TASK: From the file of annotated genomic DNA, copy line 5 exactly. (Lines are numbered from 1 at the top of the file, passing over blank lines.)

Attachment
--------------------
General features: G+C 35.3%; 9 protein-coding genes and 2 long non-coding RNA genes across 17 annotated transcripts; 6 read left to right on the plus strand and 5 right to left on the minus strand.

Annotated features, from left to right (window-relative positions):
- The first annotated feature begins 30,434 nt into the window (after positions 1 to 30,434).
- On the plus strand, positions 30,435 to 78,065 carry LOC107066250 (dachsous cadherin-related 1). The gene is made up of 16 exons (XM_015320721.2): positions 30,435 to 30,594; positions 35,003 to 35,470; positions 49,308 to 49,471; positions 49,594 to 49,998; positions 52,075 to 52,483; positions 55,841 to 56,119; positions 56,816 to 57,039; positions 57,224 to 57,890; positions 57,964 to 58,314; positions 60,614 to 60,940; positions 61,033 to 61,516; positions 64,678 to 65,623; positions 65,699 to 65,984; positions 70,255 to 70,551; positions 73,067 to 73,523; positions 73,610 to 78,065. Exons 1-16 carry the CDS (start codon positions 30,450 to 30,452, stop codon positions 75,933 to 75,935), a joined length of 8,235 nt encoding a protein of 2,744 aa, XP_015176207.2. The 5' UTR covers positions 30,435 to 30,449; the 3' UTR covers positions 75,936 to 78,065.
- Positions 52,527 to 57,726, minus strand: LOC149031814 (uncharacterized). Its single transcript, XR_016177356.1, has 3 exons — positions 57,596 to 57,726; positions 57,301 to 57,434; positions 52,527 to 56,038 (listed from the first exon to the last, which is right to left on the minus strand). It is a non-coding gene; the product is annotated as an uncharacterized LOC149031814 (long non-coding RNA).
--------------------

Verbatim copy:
- Positions 52,527 to 57,726, minus strand: LOC149031814 (uncharacterized). Its single transcript, XR_016177356.1, has 3 exons — positions 57,596 to 57,726; positions 57,301 to 57,434; positions 52,527 to 56,038 (listed from the first exon to the last, which is right to left on the minus strand). It is a non-coding gene; the product is annotated as an uncharacterized LOC149031814 (long non-coding RNA).